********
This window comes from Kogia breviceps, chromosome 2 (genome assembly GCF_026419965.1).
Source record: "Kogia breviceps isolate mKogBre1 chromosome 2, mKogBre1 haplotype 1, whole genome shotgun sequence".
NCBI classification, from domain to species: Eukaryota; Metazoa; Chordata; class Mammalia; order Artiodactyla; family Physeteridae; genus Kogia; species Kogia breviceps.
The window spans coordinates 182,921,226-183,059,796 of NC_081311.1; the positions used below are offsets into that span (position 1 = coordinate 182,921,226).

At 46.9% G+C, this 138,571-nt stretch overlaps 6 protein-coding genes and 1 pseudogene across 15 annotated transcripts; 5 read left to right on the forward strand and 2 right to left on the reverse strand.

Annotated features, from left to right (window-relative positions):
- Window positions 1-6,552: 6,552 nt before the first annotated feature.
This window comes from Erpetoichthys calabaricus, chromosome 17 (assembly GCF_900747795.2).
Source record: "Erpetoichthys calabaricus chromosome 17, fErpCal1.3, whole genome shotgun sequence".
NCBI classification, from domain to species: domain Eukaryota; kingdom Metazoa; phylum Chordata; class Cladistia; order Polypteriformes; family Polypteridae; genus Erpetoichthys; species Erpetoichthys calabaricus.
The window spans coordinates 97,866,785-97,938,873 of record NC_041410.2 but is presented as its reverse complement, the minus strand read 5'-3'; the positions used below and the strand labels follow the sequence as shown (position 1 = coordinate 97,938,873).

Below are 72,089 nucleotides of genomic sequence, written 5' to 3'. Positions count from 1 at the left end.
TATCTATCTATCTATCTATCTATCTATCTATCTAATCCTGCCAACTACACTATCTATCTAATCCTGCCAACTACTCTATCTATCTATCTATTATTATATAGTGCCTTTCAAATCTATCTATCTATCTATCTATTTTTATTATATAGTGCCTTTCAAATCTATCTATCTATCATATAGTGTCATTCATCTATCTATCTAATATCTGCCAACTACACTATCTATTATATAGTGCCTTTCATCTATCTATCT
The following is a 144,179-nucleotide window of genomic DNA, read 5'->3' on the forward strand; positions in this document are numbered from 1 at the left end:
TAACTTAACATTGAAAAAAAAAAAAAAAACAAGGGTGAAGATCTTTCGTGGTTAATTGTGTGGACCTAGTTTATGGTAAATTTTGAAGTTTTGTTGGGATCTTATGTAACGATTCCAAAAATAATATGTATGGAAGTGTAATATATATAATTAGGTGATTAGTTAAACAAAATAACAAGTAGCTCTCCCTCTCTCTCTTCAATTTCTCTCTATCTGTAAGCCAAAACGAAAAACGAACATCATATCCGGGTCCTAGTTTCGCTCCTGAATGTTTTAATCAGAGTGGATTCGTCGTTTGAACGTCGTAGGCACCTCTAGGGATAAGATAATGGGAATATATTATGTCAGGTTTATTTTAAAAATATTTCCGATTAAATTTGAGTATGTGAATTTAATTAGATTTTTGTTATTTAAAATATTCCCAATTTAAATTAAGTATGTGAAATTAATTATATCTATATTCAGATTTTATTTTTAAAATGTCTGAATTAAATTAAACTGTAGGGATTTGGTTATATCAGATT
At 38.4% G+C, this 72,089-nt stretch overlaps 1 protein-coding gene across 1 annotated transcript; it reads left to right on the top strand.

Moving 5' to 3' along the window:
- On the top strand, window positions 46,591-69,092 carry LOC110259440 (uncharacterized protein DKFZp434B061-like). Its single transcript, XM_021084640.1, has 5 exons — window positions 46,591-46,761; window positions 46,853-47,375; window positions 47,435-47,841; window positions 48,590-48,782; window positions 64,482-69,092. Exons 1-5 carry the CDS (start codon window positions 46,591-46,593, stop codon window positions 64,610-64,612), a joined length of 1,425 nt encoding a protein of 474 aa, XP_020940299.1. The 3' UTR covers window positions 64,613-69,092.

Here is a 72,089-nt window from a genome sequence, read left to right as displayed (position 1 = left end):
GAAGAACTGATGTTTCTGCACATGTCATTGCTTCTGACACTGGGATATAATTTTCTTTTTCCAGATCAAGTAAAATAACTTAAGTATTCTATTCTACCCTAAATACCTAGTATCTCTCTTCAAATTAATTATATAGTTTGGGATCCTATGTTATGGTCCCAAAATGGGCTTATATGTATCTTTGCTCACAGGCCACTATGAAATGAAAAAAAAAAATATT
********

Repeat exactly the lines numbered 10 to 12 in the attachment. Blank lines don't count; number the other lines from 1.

NCBI classification, from domain to species: domain Eukaryota; kingdom Metazoa; phylum Chordata; class Cladistia; order Polypteriformes; family Polypteridae; genus Erpetoichthys; species Erpetoichthys calabaricus.
The window spans coordinates 97,866,785-97,938,873 of record NC_041410.2 but is presented as its reverse complement, the minus strand read 5'-3'; the positions used below and the strand labels follow the sequence as shown (position 1 = coordinate 97,938,873).

Below are 72,089 nucleotides of genomic sequence, written 5' to 3'. Positions count from 1 at the left end.